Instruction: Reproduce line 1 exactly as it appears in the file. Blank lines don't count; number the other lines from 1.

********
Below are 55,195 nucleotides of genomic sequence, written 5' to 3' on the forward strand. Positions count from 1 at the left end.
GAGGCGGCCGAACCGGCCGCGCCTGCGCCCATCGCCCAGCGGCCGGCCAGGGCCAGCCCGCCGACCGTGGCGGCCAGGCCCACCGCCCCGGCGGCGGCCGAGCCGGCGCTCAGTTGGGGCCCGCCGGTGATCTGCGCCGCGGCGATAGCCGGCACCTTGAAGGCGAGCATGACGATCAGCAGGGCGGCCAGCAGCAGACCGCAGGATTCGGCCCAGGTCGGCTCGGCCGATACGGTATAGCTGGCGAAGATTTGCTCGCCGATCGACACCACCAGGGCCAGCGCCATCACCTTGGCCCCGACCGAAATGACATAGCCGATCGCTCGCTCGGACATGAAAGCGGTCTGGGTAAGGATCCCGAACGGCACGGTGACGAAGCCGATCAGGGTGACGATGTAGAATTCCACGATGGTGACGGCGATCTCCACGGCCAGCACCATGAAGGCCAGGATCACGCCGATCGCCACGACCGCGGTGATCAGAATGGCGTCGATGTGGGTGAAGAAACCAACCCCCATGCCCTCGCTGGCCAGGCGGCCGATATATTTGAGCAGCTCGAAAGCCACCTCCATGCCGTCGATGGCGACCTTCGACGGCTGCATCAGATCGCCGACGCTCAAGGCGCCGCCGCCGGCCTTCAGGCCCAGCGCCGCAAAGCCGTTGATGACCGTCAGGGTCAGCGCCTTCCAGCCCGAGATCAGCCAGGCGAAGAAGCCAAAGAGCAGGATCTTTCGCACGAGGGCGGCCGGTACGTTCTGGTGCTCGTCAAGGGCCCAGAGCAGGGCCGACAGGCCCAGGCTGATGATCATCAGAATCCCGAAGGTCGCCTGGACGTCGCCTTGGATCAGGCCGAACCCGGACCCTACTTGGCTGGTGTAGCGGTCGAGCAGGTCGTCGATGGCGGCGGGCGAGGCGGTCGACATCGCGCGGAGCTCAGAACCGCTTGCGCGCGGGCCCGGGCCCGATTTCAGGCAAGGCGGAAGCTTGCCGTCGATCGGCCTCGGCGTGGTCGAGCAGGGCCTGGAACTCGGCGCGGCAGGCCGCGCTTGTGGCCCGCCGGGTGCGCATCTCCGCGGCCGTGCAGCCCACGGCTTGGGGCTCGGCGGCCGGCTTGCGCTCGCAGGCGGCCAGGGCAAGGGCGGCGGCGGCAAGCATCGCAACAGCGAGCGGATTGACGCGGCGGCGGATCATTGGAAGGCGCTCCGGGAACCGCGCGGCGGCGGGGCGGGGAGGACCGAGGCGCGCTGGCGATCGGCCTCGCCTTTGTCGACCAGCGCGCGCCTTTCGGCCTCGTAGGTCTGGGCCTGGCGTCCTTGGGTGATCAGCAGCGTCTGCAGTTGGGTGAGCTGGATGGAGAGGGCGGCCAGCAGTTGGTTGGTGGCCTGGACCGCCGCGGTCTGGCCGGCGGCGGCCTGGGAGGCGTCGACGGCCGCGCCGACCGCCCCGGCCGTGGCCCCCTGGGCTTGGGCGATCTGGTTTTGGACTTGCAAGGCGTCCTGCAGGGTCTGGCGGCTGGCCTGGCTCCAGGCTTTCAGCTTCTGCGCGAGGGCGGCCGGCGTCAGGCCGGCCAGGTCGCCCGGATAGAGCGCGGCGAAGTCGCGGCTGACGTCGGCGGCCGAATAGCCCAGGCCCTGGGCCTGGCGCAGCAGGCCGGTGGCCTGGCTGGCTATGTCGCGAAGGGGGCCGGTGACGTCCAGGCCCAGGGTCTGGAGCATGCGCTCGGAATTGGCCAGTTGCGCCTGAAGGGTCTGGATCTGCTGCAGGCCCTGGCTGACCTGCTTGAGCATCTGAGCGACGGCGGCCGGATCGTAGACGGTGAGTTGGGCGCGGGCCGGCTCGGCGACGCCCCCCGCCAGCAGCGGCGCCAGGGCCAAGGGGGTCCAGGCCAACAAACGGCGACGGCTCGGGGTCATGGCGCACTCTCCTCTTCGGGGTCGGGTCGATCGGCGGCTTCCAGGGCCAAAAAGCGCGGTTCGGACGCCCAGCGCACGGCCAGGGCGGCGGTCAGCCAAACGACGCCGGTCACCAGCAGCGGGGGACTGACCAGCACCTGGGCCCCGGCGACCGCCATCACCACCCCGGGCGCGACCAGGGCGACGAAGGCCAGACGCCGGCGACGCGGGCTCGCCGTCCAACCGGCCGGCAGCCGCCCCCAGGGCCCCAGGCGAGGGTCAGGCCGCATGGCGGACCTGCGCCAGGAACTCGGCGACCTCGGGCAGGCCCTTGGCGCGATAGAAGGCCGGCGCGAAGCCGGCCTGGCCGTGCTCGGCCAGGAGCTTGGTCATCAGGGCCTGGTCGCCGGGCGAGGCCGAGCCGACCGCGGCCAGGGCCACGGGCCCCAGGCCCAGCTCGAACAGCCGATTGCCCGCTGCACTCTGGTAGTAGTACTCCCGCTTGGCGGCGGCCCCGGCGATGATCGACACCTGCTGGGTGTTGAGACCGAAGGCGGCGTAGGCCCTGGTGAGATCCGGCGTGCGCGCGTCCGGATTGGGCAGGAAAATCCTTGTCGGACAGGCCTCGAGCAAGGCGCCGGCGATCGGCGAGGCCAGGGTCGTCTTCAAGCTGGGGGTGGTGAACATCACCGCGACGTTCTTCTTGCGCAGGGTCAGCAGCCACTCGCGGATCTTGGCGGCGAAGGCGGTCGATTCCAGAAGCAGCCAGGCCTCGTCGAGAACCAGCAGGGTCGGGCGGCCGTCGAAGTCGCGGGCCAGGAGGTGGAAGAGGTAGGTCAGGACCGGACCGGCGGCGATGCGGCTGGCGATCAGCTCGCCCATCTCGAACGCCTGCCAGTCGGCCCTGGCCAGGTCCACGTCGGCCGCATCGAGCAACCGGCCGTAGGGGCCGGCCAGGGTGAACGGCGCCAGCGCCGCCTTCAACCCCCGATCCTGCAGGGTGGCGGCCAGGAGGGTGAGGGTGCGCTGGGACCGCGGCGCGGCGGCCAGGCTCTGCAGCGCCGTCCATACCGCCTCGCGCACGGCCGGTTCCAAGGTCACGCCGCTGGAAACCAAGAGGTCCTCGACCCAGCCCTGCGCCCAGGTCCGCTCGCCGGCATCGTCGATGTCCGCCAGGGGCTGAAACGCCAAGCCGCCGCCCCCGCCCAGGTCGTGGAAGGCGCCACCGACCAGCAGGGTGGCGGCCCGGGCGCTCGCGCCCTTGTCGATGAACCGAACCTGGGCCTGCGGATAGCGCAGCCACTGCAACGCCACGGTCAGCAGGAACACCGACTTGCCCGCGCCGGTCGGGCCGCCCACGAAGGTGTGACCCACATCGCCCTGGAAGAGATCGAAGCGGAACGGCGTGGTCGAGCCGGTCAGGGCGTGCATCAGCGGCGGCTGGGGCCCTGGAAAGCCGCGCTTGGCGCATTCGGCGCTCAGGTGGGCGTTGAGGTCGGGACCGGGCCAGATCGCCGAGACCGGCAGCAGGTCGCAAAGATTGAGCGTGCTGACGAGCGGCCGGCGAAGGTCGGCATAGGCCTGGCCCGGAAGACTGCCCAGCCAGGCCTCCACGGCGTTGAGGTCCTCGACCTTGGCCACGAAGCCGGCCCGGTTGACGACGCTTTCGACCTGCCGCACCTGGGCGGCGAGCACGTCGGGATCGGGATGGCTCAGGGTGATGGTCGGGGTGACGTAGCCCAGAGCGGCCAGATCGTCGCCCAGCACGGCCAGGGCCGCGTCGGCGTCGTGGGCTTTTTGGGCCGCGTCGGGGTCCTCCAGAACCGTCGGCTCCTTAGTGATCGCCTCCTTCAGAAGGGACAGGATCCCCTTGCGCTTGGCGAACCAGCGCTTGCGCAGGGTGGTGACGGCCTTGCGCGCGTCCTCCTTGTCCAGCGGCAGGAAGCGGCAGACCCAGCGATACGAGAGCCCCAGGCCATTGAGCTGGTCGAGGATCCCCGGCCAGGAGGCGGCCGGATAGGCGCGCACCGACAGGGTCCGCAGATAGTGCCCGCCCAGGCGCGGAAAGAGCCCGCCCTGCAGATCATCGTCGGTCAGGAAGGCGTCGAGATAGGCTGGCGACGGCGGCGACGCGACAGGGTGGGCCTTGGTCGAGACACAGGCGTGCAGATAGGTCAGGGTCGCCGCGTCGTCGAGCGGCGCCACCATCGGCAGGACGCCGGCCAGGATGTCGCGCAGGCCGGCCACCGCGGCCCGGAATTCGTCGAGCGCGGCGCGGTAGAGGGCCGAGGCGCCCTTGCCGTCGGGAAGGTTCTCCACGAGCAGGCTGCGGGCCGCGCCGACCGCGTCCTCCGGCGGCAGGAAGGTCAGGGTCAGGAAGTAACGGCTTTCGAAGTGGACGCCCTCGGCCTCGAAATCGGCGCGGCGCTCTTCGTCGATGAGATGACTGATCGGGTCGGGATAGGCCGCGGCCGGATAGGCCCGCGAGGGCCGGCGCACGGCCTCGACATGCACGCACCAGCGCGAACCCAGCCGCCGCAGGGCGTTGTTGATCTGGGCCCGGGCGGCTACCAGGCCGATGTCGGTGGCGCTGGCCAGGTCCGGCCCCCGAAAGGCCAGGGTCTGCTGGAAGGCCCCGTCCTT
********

Below are 55,195 nucleotides of genomic sequence, written 5' to 3' on the forward strand. Positions count from 1 at the left end.